“You Want to do What?” A Quick Guide To Video Interviews
After registering with 80 job boards that all have a different password format to ensure that you will never be able to log-in again, you have applied for 3,000 jobs and finally got a positive response.
You are moved almost to tears at the sheer ecstasy of securing an interview until you are told that it will be a video interview using Zoom or Skype or similar.
Panic sets in. Sweat runs down your brow, you are not very photogenic (neither am I); you are the kind of person who gets nervous watching other people have photos taken. Like me, your nose looks big on video as well. What if they don’t like your wallpaper….
Relax, breathe deeply and follow this guide to help smooth the whole thing out:
Avoid the fatal error, avoid complacency!
The first mistake many people make is the assumption that at least they are in a comfortable and familiar environment, so they can relax. No, you cannot. I know people who have undertaken video interviews with a shirt and tie on their top half and pyjamas on the bottom, and that was an HR Director conducting interviews from home.
It doesn’t work, it is a psychological thing, it is a mind thing. You have to treat this exactly the same way you would a face to face formal interview. There is no room for complacency.
When you accept and confirm your interview time, ensure that everyone has the correct contact information. I’ve seen plenty of scheduled video calls go wrong simply because a candidate hasn’t logged in correctly, acknowledged or accepted the invitation to the interview because that disappeared into their spam folder.
Resist the temptation to agree to a time that means you will have to find somewhere with a Wifi connection, such as a coffee shop. You need to have absolute control over your environment and have absolute privacy and peace and quiet with no distractions.
Only last week I was conducting a video interview with a candidate in Italy. Behind him was a huge ornate mirror. Reflected in this mirror was a door. About 10 minutes into our call and the door opened, someone I can only assume was his wife then began to mime things at him. Very off-putting indeed, it was like Marcel Marceau in orange washing up gloves and a pink apron. If you are going to be at home make sure the kids aren’t sapping your broadband speed playing Call of Duty, you want a fast reliable connection.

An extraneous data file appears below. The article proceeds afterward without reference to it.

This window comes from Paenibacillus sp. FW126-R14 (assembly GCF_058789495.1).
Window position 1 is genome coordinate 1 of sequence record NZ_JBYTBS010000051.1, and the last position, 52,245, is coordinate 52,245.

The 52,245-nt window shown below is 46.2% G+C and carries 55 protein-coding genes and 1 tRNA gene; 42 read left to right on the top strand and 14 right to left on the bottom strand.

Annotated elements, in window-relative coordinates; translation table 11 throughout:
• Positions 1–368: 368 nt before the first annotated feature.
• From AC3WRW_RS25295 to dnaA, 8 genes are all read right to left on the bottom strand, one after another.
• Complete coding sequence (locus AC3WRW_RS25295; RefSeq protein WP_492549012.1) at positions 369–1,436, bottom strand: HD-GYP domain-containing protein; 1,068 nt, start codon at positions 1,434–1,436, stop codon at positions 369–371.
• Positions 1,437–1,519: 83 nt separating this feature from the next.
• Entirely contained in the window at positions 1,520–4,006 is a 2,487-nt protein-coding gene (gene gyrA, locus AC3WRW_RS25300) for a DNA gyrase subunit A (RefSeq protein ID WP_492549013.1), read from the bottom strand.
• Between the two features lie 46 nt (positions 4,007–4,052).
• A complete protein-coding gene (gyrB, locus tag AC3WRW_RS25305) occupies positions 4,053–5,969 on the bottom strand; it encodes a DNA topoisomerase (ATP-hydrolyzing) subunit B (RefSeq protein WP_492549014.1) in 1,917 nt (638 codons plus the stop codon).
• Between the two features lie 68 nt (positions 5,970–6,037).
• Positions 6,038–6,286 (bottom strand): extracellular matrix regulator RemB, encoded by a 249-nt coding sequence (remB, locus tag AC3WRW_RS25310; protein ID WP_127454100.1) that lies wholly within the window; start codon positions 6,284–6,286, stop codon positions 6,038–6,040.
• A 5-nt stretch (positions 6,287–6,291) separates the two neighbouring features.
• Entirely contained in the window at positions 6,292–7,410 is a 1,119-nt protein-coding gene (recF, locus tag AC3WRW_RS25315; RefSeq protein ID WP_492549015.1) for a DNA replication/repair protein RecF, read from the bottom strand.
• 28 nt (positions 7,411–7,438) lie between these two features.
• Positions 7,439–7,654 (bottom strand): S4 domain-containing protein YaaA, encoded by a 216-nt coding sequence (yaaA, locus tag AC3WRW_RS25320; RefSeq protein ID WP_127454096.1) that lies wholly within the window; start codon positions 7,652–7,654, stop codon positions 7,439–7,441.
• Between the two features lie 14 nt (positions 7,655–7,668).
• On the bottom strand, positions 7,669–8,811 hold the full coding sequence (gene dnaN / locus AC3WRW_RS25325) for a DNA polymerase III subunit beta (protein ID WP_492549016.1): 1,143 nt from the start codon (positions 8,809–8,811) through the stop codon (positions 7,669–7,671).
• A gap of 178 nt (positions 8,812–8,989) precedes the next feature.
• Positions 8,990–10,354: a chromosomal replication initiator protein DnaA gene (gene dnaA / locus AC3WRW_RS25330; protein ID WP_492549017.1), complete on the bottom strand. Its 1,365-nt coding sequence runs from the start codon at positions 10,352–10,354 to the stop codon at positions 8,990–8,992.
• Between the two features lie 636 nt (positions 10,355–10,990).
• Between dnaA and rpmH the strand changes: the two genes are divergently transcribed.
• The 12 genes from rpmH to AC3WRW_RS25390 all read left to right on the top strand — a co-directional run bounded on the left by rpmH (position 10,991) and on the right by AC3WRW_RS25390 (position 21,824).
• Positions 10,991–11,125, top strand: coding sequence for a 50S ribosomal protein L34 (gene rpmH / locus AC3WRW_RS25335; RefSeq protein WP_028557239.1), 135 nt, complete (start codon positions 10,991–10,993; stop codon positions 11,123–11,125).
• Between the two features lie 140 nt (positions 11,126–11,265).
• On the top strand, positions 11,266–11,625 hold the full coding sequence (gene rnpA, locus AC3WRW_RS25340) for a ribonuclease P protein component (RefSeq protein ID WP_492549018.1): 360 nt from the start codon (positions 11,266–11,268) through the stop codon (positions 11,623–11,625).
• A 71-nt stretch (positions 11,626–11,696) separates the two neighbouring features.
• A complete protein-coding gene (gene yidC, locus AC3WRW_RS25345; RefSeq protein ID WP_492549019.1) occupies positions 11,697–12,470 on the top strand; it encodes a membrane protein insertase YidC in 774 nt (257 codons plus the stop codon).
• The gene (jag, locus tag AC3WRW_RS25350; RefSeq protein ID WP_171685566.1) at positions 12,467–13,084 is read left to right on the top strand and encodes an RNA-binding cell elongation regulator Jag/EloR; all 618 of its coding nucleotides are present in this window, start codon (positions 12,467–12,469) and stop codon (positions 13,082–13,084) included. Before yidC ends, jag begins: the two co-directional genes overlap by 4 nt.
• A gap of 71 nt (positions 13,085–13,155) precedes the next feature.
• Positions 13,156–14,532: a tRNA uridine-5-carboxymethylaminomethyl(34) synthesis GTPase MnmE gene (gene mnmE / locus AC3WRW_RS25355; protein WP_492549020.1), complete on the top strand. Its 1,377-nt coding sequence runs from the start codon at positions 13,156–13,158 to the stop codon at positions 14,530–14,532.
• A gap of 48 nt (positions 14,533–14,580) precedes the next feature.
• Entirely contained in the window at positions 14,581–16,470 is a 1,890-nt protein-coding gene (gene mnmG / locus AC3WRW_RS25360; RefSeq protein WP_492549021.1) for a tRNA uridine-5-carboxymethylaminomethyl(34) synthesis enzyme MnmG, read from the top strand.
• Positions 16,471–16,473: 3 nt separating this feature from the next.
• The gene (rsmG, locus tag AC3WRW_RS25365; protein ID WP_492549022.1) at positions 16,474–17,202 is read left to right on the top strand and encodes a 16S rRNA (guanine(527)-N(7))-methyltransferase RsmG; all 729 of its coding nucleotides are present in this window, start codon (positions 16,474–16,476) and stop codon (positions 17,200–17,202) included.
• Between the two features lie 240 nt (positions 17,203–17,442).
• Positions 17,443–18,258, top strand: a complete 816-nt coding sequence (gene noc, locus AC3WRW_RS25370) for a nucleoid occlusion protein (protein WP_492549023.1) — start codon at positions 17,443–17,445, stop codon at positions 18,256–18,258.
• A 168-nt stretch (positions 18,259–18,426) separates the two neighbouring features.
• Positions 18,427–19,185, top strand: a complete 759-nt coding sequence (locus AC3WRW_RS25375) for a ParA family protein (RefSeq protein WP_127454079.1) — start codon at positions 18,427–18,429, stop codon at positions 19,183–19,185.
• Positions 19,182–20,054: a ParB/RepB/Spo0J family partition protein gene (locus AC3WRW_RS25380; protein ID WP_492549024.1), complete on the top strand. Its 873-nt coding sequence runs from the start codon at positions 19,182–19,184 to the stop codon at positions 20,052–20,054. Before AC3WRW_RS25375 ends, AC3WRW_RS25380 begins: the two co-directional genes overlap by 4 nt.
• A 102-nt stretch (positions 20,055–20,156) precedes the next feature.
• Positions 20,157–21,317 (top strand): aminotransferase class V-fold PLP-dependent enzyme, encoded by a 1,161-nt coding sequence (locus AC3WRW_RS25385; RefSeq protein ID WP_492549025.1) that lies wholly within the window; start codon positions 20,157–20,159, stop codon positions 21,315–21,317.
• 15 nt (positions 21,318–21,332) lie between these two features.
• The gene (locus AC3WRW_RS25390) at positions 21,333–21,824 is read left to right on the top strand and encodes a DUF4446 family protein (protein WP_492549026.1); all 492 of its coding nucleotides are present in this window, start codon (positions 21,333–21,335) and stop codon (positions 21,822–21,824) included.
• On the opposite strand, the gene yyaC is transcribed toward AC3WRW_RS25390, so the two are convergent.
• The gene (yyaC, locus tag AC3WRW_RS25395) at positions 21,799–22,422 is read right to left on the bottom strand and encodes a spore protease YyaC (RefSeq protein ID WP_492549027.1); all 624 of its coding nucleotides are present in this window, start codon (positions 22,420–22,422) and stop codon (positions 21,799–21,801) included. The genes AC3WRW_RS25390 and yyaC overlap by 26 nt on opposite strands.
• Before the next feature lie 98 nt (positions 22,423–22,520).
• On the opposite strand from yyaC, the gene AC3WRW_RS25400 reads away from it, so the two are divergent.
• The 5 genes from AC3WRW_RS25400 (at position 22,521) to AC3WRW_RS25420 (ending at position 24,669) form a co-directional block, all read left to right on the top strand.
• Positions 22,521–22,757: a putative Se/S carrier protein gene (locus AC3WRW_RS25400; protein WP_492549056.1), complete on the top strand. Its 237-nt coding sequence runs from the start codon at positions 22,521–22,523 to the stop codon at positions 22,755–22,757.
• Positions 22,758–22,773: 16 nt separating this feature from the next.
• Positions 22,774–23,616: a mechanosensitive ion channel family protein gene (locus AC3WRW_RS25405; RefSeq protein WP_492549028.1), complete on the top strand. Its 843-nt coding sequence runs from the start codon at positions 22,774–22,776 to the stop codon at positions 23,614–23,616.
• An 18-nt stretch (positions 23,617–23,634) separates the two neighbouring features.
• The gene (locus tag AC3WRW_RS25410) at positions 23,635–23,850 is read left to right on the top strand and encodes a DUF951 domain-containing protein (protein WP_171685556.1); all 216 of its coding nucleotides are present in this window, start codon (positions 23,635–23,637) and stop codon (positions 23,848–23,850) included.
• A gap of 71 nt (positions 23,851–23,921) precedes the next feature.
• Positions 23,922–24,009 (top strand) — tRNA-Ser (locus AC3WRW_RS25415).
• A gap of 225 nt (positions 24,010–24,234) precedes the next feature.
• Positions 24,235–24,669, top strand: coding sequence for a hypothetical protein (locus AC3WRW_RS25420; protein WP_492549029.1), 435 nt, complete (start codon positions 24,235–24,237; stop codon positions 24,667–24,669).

Treat the video interview just as you would a face to face in their office, sorry I know I’m repeating myself, but it is critical. Research the company, their culture, their successes, their history.
Visit social media sites such as LinkedIn, Twitter and Facebook to see who works there, what they are saying, what their professional backgrounds are. A huge one that many people overlook (even the millennials) is YouTube. If you are really lucky there may be a video of the person interviewing you doing a presentation.
Many companies use video to tell their story, like Cyril Marchal from Lucky Cart one of the most exciting innovators out there. It is a great feeling when you notice that their staff retention is well above average, that all the feedback, all the chatter is really positive and especially when you realise that many of them seem to be like you and have similar backgrounds and interests. Visit websites such as Glassdoor and see if anyone has posted a review about the organisation and the culture. Don’t take everything at face value though.